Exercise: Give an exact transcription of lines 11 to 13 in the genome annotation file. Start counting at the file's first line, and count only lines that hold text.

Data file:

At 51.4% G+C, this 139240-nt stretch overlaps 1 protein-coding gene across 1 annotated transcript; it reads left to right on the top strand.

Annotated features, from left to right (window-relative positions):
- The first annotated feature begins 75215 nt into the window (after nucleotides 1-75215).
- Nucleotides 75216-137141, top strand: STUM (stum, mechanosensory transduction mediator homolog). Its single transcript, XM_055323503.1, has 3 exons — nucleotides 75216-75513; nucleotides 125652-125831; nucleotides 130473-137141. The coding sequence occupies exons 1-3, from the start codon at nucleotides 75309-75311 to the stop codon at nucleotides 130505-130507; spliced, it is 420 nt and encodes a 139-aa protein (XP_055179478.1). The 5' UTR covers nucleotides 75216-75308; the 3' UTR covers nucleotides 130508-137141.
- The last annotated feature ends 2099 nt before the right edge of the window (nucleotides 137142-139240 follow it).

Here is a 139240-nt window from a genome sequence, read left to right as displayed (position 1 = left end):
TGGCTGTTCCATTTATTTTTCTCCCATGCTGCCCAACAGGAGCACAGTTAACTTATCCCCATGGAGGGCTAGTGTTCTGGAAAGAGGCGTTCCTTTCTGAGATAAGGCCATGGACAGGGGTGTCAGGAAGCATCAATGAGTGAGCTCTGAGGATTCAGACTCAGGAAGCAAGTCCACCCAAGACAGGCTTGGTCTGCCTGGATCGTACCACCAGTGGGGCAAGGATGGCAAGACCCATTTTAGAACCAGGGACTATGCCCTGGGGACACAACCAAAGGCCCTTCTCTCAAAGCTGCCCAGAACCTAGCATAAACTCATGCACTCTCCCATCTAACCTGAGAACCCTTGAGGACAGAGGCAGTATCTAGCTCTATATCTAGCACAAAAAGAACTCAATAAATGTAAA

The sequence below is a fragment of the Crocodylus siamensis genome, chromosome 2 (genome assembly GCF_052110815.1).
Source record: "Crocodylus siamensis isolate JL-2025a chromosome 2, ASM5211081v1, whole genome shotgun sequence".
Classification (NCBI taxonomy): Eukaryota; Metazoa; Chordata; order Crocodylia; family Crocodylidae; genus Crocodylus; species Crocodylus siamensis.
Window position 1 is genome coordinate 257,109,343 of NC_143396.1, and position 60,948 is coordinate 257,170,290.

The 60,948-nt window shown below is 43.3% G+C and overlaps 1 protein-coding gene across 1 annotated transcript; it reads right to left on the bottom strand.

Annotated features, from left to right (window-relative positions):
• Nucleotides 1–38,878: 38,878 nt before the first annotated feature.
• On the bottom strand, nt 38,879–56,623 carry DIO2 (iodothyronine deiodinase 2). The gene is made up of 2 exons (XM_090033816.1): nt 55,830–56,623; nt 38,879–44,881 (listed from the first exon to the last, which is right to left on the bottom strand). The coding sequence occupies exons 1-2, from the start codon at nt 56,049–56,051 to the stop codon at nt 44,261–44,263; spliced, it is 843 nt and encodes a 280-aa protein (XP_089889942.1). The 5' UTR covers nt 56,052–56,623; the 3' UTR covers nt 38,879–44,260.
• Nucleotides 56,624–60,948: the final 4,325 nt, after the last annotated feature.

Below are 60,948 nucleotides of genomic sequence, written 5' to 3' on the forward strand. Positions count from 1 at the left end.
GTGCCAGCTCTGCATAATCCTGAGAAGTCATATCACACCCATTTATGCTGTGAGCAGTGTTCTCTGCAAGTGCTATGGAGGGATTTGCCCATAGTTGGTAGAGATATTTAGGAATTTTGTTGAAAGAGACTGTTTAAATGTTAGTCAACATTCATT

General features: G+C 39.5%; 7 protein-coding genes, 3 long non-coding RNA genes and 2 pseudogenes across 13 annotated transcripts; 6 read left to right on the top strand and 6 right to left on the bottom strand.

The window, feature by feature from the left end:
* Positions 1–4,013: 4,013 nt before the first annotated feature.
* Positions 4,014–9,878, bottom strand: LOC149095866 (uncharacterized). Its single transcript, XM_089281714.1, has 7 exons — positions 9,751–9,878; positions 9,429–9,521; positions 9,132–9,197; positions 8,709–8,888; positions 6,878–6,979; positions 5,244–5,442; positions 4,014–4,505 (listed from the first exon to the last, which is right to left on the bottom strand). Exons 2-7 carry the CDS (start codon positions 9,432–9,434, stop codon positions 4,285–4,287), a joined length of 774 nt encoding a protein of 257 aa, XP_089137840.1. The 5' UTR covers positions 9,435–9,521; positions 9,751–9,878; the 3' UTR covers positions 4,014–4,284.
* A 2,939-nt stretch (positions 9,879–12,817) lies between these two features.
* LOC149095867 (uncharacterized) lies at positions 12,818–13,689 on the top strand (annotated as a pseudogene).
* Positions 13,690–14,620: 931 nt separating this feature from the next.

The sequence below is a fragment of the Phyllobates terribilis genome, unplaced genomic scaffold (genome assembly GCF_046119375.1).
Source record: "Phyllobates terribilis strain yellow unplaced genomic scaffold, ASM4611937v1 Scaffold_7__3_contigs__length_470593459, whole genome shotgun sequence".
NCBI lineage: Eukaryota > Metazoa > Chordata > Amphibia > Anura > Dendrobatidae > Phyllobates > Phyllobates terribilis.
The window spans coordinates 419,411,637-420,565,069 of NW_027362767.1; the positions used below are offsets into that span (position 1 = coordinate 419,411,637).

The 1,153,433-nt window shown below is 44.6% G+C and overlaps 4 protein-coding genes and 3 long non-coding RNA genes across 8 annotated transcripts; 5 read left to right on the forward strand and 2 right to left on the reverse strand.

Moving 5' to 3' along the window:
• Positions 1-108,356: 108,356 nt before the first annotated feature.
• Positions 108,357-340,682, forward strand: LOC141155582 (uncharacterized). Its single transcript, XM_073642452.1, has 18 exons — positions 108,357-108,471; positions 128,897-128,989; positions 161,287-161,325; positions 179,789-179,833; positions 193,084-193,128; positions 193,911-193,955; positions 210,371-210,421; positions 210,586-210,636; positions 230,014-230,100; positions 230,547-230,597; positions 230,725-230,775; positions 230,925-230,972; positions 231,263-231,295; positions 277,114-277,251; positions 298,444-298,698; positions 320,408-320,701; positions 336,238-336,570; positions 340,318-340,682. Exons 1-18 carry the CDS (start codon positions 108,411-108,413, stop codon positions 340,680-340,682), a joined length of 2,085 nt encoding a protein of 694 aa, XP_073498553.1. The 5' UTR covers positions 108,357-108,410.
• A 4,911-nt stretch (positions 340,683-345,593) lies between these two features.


Window position 1 is genome coordinate 257,109,343 of NC_143396.1, and position 60,948 is coordinate 257,170,290.

The 60,948-nt window shown below is 43.3% G+C and overlaps 1 protein-coding gene across 1 annotated transcript; it reads right to left on the bottom strand.

Annotated features, from left to right (window-relative positions):